Publication Date


Document Type


First Advisor

Reinemann, Martin W.||Stevens, George P.

Degree Name

M.S. Ed. (Master of Education)

Legacy Department

Department of Geography




The purpose of this paper is to present a geographic analysis of the pelagic fisheries of the Republic of Iceland, with emphasis on their past and present importance to the country, and their changing role in relation to the country’s future. Each major aspect—catch rate, species utilized, methods of processing, types of products produced, and marketing of products is considered, with emphasis on such basic factors as physical, biological, economic, political, and technological characteristics that affect changes presently occurring in the industry. Material for this study was obtained from various documentary sources, the most prominent being the Yearbooks of Fishery Statistics, published by the Food and Agriculture Organization of the United Nations, and many issues of Commercial Fisheries Review, a periodical containing current information on world fisheries, published by the United States Departments of the Interior and Commerce. It was found that the pelagic fisheries have historically played a major role in the Icelandic fisheries and economy. During the mid-1960’s, pelagic fishery products constituted approximately one-half of all exports by volume and value. With recent declines in the herring catch, the fisheries and Iceland’s economy have experienced a severe economic setback. Herring catches in past years have proven to he cyclic in nature, as changes in the zone of convergence between warm and cold water currents have altered spawning and feeding habits. With changes in these habits, locations of fishing grounds have shifted to distances far removed from Iceland. Catches have also fallen drastically due to employment of more efficient catching techniques and a large increase of vessels in the purse seine fleet. Purse seiners have recently shifted to fishing capelin, which is found in great abundance in Icelandic waters and has proven to be a partial substitute for herring in the processing industry. Reduction plants have had their production of meal and oil drastically reduced with declining landings of herring. Greater emphasis is now being placed on landing herring fresh on ice in United Kingdom and West German ports as this brings a greater return for the industry. In addition, production of salted and frozen herring has declined. Processing sectors dependent on herring are experiencing reorganization, with plant closings and mergers being the major means of carrying this out. Governmental influence in pelagic fisheries is strong, as much of the industry is dependent on government financial support in the form of subsidies. Government actions on the fishery limits and conservation measures also play an important part in pelagic fisheries. Foreign exchange earnings have fallen with declining herring catches. Exports of capelin products have only partially alleviated difficulties suffered in this sector. Greater emphasis is now being placed on frozen fish fillet exports. Major markets for pelagic fishery exports have included the European Free Trade Association (EFTA), the Common Market (EEC), and the Soviet Bloc. It is important that Iceland reorganize its fisheries to achieve maximum economic benefits. Closing of inefficient processing plants and elimination of unproductive units in the fleet are important orders of business. Perhaps the most significant change occurring in Iceland is the government's industrial diversification program. If successful, this program will reduce the dangerous overdependence on the fisheries for export earnings and employment.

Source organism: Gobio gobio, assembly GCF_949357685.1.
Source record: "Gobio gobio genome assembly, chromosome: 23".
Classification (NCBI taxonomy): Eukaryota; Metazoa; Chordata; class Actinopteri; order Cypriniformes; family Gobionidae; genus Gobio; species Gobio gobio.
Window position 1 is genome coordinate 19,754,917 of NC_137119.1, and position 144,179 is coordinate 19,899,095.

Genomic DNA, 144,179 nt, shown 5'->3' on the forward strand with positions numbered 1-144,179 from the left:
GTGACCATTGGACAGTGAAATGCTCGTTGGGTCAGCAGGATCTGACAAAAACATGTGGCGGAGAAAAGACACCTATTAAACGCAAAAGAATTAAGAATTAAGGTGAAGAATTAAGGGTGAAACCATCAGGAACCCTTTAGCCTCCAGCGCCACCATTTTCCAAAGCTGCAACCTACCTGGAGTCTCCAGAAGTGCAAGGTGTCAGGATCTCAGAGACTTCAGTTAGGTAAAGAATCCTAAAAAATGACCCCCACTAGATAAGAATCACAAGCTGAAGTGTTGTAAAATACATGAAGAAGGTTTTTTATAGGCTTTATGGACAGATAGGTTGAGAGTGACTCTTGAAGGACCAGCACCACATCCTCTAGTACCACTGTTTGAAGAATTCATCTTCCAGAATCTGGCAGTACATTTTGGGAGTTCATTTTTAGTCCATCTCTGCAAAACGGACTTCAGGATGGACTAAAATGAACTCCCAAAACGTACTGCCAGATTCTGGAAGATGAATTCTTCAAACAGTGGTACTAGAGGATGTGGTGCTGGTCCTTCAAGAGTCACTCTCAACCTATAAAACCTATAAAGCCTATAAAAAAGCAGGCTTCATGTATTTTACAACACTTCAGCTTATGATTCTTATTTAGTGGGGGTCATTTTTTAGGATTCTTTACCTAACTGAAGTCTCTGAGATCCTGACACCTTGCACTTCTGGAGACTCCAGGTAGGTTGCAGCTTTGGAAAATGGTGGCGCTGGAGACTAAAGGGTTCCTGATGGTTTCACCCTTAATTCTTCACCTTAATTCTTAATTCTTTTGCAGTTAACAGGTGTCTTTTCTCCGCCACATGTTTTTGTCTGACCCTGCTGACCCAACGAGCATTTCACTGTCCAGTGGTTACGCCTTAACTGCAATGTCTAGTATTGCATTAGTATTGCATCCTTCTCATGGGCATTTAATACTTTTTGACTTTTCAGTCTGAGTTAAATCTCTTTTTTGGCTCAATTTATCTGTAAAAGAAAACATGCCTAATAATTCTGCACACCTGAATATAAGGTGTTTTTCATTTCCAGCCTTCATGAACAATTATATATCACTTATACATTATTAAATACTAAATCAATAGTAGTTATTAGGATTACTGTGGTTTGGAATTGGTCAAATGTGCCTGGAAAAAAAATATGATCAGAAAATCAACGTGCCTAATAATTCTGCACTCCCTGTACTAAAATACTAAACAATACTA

Includes bibliographical references.||Includes maps.


ix, 91 pages




Northern Illinois University

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